Yes, I know “Follow me,” are the words Jesus used to call his disciples to ministry, but I use there here because I’ve learned that a lot of people who followed me as theunexpectedds lost me when I became nottheperfectpastor. So, I wanted to post the link here to the blog I created when I returned to the local church. Please “Follow me” if you are so inclined. Not the Perfect Pastor
Until next time, keep looking up…
I’m up early this morning (earlier than usual). Call it anticipation. Call it anxiousness. Call it giddy-ness. I’m not actually sure what to call it, but I know I was awakened with thoughts of the future filling my mind. Today I begin my last full day as “The Unexpected DS,” so, I’m doing the only thing I know to do when the Spirit wakes me up this early in the morning–I’m writing.
I’m posting today’s blog on “theunexpectedds” because after today (lunch tomorrow, actually) I’ll no longer be the District Superintendent of the Monroe District. I thought it appropriate that on the last official day of this job I blog from this page. What’s on my mind this morning? Only a few things. I’ll get up in the morning (probably early). I’ll make my coffee. I’ll pray. Maybe I’ll write. I’ll check facebook. I’ll go to the gym. Then, I’ll go to a new office to begin ministry in a new way with new pilgrims on the journey. Mentally, I’ve been there a few weeks already. Physically, tomorrow’s the day.
I’m also thinking about the work still to be done in the District. I finish with what I hope is a bang. I go this morning (traveling with my successor, Rev. Ellen Alston) to conduct two charge conferences in the District. Hopefully, at the end of the day, we will have the birth of a new congregation in the Monroe District. Two District congregations will discuss becoming one congregation. My prayer is they will both pass resolutions to unite together, proving once again that the Holy Spirit is at work growing the Kingdom of God in new and exciting ways in spite of the “bad news” of the demise of Christianity in the western world. That is great work, indeed, to conclude the ministry entrusted to me two years ago. Maybe that will be a positive legacy I can leave to the Monroe District.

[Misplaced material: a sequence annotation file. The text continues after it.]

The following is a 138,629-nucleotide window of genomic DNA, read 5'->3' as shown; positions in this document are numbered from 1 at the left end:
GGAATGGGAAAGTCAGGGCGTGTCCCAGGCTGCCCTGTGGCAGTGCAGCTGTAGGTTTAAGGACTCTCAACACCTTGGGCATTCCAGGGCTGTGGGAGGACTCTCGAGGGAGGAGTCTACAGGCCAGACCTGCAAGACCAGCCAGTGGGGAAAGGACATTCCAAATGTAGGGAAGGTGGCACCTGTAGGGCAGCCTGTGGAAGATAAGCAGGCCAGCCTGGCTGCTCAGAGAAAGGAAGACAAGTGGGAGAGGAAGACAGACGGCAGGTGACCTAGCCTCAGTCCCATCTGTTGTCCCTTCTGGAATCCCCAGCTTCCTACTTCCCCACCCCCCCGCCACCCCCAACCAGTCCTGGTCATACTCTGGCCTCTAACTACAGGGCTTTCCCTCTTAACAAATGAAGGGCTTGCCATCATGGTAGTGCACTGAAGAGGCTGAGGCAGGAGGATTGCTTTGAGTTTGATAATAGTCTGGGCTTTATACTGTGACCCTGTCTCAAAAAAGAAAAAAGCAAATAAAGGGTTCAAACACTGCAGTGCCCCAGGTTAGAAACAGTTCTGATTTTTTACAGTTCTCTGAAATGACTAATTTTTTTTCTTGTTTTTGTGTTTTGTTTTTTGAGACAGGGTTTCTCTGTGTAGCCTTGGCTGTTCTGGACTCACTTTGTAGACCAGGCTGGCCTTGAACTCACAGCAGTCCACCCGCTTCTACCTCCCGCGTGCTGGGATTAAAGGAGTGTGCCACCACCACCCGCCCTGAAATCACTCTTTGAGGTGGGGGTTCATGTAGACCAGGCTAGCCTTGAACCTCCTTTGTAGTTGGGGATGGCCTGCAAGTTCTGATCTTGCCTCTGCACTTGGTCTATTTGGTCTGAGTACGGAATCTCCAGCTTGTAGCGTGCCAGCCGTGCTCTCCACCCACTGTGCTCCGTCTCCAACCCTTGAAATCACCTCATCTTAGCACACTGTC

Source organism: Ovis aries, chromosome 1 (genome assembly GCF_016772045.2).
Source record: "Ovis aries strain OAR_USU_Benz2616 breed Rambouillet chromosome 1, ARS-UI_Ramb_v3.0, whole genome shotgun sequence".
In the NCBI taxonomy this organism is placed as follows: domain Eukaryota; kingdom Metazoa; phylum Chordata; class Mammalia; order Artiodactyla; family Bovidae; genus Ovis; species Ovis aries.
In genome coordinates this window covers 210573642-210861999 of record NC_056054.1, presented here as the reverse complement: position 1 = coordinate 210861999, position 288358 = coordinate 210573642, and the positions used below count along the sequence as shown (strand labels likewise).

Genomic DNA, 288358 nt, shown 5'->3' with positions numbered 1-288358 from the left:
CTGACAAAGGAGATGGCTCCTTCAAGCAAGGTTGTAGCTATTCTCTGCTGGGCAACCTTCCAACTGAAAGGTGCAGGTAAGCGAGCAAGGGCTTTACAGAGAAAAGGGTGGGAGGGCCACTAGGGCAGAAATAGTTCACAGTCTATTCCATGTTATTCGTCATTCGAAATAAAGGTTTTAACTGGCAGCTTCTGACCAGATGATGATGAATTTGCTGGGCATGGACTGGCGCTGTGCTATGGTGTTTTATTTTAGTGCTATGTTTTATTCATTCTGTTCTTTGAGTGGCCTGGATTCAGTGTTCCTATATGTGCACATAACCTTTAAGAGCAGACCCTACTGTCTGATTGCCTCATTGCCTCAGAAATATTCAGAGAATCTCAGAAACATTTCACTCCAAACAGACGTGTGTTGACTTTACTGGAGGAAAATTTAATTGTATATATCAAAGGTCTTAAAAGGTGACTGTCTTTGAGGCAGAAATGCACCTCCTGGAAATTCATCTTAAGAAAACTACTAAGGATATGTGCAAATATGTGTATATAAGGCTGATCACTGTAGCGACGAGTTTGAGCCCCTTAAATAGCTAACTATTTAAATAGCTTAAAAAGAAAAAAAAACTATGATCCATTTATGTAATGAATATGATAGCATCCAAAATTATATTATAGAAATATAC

I’m not sure if the merger of two congregations qualifies as a legacy or not, and I’m not sure if two years on the District is enough time to leave a legacy. I’m not sure if we’re supposed to leave a legacy when we leave the District, but I have always hoped to leave a little something behind wherever I’ve been…to believe that my presence had made a difference, if even in a small way. I’m sure there are a few people in the District who would say the difference I’ve made has not been all that positive. To those, I can only ask forgiveness. I can confess there are a few situations I would handle differently. But, hey! Gimme’ a break. It took me one whole year to figure out what I was supposed to be doing. It wasn’t until the second year that I somewhat came to believe I could actually DO the job of a District Superintendent. I’ve told my colleagues on the Cabinet that I stayed just long enough to figure out what I was doing.
I hope I got a few things right along the way. I got to meet a lot of great people, a lot of godly people who earnestly desire the greater things of the Kingdom of God. I suppose it’s the people I’ve met over the past two years that will be the legacy the District leaves to me. Can I say how much I love the pastors I’ve worked with these last two years? I guess I can, I just did! Getting to know the pastors of the Monroe District (yes, some better than others) has been manna for my journey. If I could, I would have spent all my time just being with pastors. The breadth and depth of wisdom and spirituality, and pure love for Jesus I find in this group humbles me. I take part of every one of them with me. I pray I can find some way to maintain those relationships. It’s like feasting on the manna from a bountiful supply (I know, it’s an old hymn–but it’s true!). I’ll never tire of that food. And you part-time pastors? Your commitment to the Kingdom humbles me even more. I thank my God upon every remembrance of you!